17 Animals Amazingly Adapted to Thrive in Deserts

African bullfrog

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It’s not often you can find a frog that can thrive in deserts and even highlands with elevations of 4,000 feet. The second largest frog on the African continent, this bullfrog has figured out ways to beat the heat. It simply buries itself until the weather improves. During hot, dry weather, the bullfrog can burrow into the ground and lie dormant in estivation, a hibernation-like state. They slough off skin to form a cocoon to hold in the body’s moisture and absorb the water stored in the bladder. It can lie in estivation for long periods of time — even longer than a year — and can survive losing as much as 38 percent of its body weight. When the rains arrive, the African bullfrog makes the most of it, returning to the surface to feed and breed. It can eat anything small enough to fit in its mouth, from birds to rodents to other frogs. (Text: Jaymi Heimbuch)

Costa's hummingbird

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Tiny jewels can be found in the Sonoran and Mojave deserts, in the form of the Costa’s hummingbird, a species that thrives in a desert habitat. The tiny bird can escape the heat of the hottest summer days by migrating to chaparral or scrub habitat. Meanwhile, when the temperatures at night plummet, the hummingbird enters a state of torpor, slowing its heart rate from its usual 500-900 beats per minute to a slow 50 beats per minute, conserving energy. It gets all the water it needs from the nectar and insects it feeds on, though it doesn't mind taking a sip when a water source is available.

Sand cat

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This adorable little cat is practically a cartoon character — small, cute, and yet with superpowers for living in the desert. Found in northern Africa and central and southwest Asia, this is the only felid that lives in sandy desert habitat. Its ears are large and set low, which helps protect it from wind-blown sand as well as improves its ability to locate prey hiding underground. Its thickly furred paws help it cope with the extremes of hot and cold sand. Indeed, the sand cat can tolerate temperatures from below freezing at 23 degrees Fereinheit to scalding days of 126 degrees Ferinheit. To escape the extreme temperatures, sand cats inhabit burrows, taking up residence in those abandoned by foxes or rodents. They are active during the day in winter and are nocturnal during the summer.

Arabian oryx

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It is strange to think of a large mammal capable of living in intensely hot desert conditions, but the Arabian oryx shows us how successful they can be. This herbivore has a white coat to reflect the sunlight of the day, while its dark legs help absorb heat during cold desert mornings. It can sense rain over long distances and so can find fresh grasses and plants, and will even eat roots when no other forage is available. It feeds during dawn and late afternoon, resting in shaded areas during the mid-day heat. As for water, the Arabian oryx can go for days, and sometimes even weeks without a significant drink, finding enough water by drinking dew that has formed on the plants it eats or from the water content of plants themselves.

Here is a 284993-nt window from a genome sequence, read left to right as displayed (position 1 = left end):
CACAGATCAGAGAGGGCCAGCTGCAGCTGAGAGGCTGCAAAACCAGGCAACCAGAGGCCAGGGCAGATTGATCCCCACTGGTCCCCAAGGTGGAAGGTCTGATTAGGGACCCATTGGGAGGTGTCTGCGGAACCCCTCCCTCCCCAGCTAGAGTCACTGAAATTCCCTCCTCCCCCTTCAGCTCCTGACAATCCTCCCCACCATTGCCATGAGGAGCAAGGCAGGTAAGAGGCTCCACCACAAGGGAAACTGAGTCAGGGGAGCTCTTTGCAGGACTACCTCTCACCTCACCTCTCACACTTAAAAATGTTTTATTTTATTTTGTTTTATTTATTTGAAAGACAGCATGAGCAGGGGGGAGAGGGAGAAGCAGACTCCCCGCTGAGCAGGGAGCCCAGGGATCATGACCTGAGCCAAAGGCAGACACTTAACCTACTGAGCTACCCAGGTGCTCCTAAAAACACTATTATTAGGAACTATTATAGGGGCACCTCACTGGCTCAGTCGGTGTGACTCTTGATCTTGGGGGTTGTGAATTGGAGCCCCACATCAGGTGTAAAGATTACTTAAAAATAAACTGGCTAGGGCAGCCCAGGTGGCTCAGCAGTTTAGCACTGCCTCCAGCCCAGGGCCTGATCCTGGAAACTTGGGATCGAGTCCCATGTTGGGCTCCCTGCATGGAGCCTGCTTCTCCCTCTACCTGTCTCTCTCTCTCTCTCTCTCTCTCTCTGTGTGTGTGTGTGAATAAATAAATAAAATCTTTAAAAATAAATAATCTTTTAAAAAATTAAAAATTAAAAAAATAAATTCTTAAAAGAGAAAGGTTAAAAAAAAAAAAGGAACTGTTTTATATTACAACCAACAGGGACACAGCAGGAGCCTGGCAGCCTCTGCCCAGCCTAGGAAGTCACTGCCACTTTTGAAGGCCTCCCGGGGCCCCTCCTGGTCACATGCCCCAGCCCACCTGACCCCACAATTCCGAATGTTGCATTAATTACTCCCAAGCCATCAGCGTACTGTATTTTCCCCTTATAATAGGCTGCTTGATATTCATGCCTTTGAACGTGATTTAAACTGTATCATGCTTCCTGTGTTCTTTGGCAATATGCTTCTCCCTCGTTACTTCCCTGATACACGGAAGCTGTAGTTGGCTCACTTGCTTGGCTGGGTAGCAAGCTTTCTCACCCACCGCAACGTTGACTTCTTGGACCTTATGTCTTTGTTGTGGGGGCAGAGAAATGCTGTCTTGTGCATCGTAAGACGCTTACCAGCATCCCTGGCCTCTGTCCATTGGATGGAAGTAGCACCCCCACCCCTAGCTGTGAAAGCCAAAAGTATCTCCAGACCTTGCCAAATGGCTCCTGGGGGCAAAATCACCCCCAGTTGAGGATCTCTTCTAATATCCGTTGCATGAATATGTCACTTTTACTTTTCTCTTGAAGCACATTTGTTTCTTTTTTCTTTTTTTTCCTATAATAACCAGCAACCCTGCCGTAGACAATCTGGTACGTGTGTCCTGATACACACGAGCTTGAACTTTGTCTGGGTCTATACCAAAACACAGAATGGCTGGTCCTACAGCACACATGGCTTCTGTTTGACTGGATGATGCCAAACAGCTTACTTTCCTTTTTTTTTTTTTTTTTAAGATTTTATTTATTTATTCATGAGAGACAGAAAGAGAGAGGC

Arabian wolf

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The Arabian wolf is a subspecies of grey wolf that has adapted to live in impressively harsh conditions. This 40-pound wolf has a long coat in winter to insulate it against freezing temperatures, and while in summer it has a shorter coat, the longer fur remains along its back to help protect against the heat of the sun. It also has extra large ears to help disperse body heat. To escape the most miserable heat, it will dig deep dens and rest in the shade. To ensure it finds enough to eat, the Arabian wolf usually lives a solitary life except during breeding season or when food is readily found. Even then, they live only in pairs or small packs of 3-4 wolves. Its prey is anything from small birds, reptiles and hares to larger animals like gazelles and ibexes. But it cannot go entirely without water, so it sticks to gravel plains and the fringes of the desert.

Desert hedgehog

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One of the cutest residents of any desert is the desert hedgehog, found in Africa and the Middle East. Adapted to live in desert and arid scrub habitats, this species of hedgehog is one of the smallest, only reaching between 6-11 inches long. It survives by escaping the heat by staying in its burrow by day and hunting by night. It eats everything from insects and invertebrates to bird eggs to snakes and scorpions. By getting fluids from its prey, it can go for long periods of time without water.